New car sales are up nearly 10 per cent this year over last year, and last year broke sales records. Canadians are spending tens of billions, and federal and provincial governments are raking in a healthy chunk of every dollar spent — 13 per cent, for example, in Ontario.
What the federal government is respectfully declining to discuss is the fact that it's also taxing people on money they aren't even spending, and forcing car dealers to collect it.
It's a shell game. The common phrase for it is "stealth taxation." The Canadian Taxpayers Federation has an even blunter term: "A flat-out tax grab."
Here's how it works:
Manufacturers competing for business in this hot market are offering all sorts of price breaks, and advertising them on their national websites.
Chrysler, for example, is offering more than $10,000 off its priciest minivan. Ford Canada is offering a "cash bonus" of $750 on its Fusion model. Acura, Honda's luxury brand, is offering up to $4,500 in "rebates."
Whatever they're called, all these things amount to discounts. Even the "rebates" are not the sort you mail in an application for after the purchase. They are applied right in the sales contract and figured into the price paid on the spot.
But the Canada Revenue Agency, determined to extract every cent it can from buyers, insists on taxing the "full price" of the vehicle, regardless of the discounts.
And it's doing it because it can.
Let's say, for example, that the price of a new minivan is $35,000, plus $900 in add-on equipment like a roof rack or bumper hitch, and the manufacturer is offering a "rebate" or "cash bonus" of $4,000.
The government obliges the dealer to add $35,000 to $900, for a subtotal of $35,900, then immediately apply the harmonized federal-provincial sales tax, which in Ontario is 13 per cent, or $4,667, for a total of $40,567. The dealer is then told to apply the $4,000 advertised price break to that fully taxed total, meaning the customer pays $36,567.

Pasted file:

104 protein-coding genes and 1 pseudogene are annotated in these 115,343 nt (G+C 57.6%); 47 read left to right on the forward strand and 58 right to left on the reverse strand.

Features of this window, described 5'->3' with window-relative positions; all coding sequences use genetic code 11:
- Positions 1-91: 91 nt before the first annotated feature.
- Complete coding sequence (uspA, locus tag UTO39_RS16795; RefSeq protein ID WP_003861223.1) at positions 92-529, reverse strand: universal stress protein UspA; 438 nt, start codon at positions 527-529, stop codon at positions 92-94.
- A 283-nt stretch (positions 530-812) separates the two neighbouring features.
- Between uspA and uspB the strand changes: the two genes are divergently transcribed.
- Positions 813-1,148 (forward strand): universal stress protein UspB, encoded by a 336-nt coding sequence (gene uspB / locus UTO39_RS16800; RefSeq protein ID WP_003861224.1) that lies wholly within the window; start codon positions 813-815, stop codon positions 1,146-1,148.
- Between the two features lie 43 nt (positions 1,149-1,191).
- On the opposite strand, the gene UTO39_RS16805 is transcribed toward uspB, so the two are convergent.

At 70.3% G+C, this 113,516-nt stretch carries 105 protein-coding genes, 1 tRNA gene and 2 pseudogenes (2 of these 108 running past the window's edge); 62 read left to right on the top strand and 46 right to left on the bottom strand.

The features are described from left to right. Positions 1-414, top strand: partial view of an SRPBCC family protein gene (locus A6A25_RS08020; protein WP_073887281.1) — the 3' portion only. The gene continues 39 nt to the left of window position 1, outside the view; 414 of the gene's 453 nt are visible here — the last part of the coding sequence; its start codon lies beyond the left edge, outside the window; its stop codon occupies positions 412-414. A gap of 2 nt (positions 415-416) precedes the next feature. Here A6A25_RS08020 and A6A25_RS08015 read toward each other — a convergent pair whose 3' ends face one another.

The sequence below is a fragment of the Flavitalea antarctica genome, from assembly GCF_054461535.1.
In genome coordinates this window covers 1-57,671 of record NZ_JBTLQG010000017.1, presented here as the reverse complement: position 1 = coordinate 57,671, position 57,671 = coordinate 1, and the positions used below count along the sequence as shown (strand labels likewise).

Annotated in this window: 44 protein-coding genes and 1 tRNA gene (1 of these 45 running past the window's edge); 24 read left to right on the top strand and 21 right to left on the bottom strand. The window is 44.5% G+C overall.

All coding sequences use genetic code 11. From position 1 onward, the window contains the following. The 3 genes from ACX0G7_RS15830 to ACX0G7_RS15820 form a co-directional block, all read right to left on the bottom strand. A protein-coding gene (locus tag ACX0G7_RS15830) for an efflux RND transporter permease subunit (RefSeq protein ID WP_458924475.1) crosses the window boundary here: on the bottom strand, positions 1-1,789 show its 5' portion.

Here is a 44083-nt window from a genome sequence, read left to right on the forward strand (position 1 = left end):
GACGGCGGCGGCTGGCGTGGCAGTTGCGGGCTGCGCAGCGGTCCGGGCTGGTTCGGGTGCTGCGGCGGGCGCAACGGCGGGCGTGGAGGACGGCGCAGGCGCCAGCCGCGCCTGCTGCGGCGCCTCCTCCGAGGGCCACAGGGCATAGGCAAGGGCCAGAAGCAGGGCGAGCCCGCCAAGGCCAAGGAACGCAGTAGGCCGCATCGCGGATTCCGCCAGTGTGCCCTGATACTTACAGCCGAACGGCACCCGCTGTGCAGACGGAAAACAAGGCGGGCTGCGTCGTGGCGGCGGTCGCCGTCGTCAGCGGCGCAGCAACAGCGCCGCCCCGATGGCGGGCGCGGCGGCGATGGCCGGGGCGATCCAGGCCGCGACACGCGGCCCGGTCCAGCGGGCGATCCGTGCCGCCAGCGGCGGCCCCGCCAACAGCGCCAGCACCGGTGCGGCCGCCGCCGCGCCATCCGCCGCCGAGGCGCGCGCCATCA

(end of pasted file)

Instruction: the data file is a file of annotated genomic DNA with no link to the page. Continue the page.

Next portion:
If, however, the customer was taxed on what he or she actually paid, it would be a different story.
The sales tax would be applied on the real price — $35,900 minus the $4,000 "rebate" — or $31,900. Calculated that way, the tax would be $4,147, and the bottom line $36,047 - a difference of $520.
The dealer doesn't make an extra cent because of the government-imposed calculation. The entire $520 extra goes to the government in taxes.
And the buyer effectively winds up paying tax on $4,000 he or she didn't really spend at all.
Even though the CRA respectfully declines to discuss the subject, its rationale is a matter of public record.
The government takes the view that the rebate, or cash bonus, or whatever gimmicky name it's called, is a completely separate transaction between the manufacturer and the customer, even though it is always a result of a deal negotiated, signed and financially transacted between the customer and the dealer.
'Flat-out tax grab'
"It's outrageous," says Aaron Wudrick of the Canadian Taxpayers Federation. "A flat-out tax grab. Tax is supposed to be calculated on the price paid, not on some artificial figure determined by the government."
Last year, Canadian auto dealers moved 1.6 million new vehicles and more than three million used vehicles.
Because the CRA respectfully declines to discuss the subject, and in any event doesn't track such data, it's unclear exactly how much extra money it takes from car buyers by keeping its thumb on the tax scale.
But Wudrick, doing a little quick math, figures it has to be in the hundreds of millions of dollars annually. And most likely, fixated as most people are on their monthly payments rather than the way tax is applied, a lot of buyers don't recognize the extra grab.
"It's classic stealth taxation," he says. "To the consumer, there is no difference between dealing with the dealer and dealing with the manufacturer."
Fairness beside the point
Huw Williams, spokesman for the Canadian Automobile Dealers Association, says emphatically and for the record that his members wish they were not forced to collect so much tax.
But, he says, "the government has decided that when there is a rebate that reduces the price to the consumer, the consumer has to pay tax on the original price anyway."
Whether that is fair or not is beside the point, Williams says. It is the reality imposed on dealers.
"We are one of the most audited businesses in the country," he says. "Dealers get audited all the time, and if the government decides you're applying tax to the 'wrong' amount, then the dealers are on the hook for it."
Actually, says Williams, even if the manufacturer makes a mistake in its invoicing and the government decides more tax should have been applied, revenue agents still go after the dealer.
Because it's always easier to strangle the small operator than fight with a big multinational.
Some manufacturers are coming up with ways to shelter buyers from some of the stealth taxation. Part of Chrysler's incentive, for example, is calculated pre-tax, and Infiniti, Nissan's luxury brand, is currently offering large discounts entirely applied before HST.
Williams says that's usually a matter of how dealers are invoiced and when, a technicality that is beyond the comprehension of and ultimately irrelevant to buyers.
The Canada Revenue Agency, though, is no doubt watching closely. Although, of course, it respectfully declines to discuss it.
Author: Neil Macdonald